don't want any of it, for I have enough, but I think Tom and Mr. Sharp
and the sheriff are entitled to it."

"Certainly," said the president, "certainly. It will be paid at once.
I will call a meeting of the directors. In fact they are all in the
bank now, save Mr. Foger, and I can reach him by telephone. If you
will just rest yourselves in that room there I will summon you before
the board, when it convenes, and be most happy to pay over the five
thousand dollars reward. It is the most wonderful thing I ever heard
of-most wonderful!"

In a room adjoining that of the president, Tom, his father and Mr.
Damon waited for the directors to meet. Mr. Foger could be heard
entering a little later.

"What's this I hear, Pendergast?" he cried, rubbing his hands. "The
bank robbers captured, eh? Well, that's good news. Of course we'll pay
the reward. I always knew my boy was a smart lad. Five thousand
dollars will be a tidy sum for him. Of course his chum, Sam Snedecker
is entitled to some, but not much. So they've caught Tom Swift and
that rascally Damon, eh? I always knew he was a scoundrel! Putting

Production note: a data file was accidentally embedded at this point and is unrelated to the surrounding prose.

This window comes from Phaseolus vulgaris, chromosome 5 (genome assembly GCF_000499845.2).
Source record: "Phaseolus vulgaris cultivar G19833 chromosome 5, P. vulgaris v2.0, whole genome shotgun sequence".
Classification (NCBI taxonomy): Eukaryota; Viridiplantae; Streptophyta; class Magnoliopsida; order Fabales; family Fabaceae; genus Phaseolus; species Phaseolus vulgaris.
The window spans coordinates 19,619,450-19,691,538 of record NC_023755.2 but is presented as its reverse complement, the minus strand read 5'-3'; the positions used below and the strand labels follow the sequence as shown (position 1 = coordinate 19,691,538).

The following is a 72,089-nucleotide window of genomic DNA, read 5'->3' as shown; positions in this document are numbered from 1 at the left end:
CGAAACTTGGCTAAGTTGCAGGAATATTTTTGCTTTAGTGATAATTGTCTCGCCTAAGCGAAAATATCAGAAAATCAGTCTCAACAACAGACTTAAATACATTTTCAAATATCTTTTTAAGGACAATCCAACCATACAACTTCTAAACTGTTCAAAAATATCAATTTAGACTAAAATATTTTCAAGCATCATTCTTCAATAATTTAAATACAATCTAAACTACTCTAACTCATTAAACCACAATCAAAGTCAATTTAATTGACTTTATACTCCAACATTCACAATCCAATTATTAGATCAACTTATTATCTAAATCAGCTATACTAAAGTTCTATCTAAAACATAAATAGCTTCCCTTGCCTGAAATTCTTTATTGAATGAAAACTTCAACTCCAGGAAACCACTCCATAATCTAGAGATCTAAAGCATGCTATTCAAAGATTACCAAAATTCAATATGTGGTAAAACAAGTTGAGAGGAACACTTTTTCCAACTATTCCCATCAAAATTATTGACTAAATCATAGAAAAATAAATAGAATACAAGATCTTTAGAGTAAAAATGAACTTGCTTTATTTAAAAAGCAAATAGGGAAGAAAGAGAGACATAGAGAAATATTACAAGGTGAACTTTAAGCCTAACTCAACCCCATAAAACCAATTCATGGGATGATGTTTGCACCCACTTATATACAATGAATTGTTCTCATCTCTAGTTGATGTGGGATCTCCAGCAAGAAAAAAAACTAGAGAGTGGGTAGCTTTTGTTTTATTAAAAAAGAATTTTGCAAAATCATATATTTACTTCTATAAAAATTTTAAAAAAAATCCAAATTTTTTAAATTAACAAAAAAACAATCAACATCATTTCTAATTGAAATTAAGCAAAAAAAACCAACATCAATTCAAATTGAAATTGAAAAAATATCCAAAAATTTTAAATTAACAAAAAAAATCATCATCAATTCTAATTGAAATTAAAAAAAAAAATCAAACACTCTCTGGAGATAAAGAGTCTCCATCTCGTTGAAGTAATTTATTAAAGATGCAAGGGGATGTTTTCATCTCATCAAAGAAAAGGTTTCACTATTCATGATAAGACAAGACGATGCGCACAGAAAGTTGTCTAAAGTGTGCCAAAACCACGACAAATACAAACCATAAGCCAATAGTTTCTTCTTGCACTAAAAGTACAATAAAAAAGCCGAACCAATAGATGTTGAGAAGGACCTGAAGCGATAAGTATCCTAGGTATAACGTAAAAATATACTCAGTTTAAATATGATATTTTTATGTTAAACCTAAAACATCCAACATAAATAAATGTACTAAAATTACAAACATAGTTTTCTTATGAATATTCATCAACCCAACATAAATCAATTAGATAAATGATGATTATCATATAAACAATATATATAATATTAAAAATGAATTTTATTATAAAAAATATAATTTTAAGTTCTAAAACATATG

money in here as a blind!"

Mr. Damon heard, and shook his fist.

"I'll make him suffer for that," he whispered.

"Tom Swift arrested, eh?" went on Mr. Foger. "I always knew he was a
bad egg. Who caught them? Where are they?"

"In the next room," replied Mr. Pendergast, who loved a joke almost as
well as did Tom. "They may come out now," added the president, opening
the door, and sending Ned Newton in to summon Tom, Mr. Swift and Mr.
Damon, who filed out before the board of directors.

"Gentlemen," began the president, "I have the pleasure of presenting
to you Mr. Thomas Swift, Mr. Barton Swift and Mr. Wakefield Damon. I
also have the honor to announce that Mr. Thomas Swift and Mr. Damon
have been instrumental in capturing the burglars who recently robbed
our bank, and I am happy to add that young Mr. Swift and Mr. Wakefeld
Damon have, this morning, brought to me all but a small part of the
money stolen from us. Which money they succeeded, after a desperate
fight "

"A fight partly with seltzer bottles," interrupted Mr. Damon proudly.
"Don't forget them."

"Partly with seltzer bottles," conceded the president with a smile.
"After a fight they succeeded in getting the money back. Here it is,
and I now suggest that we pay the reward we promised."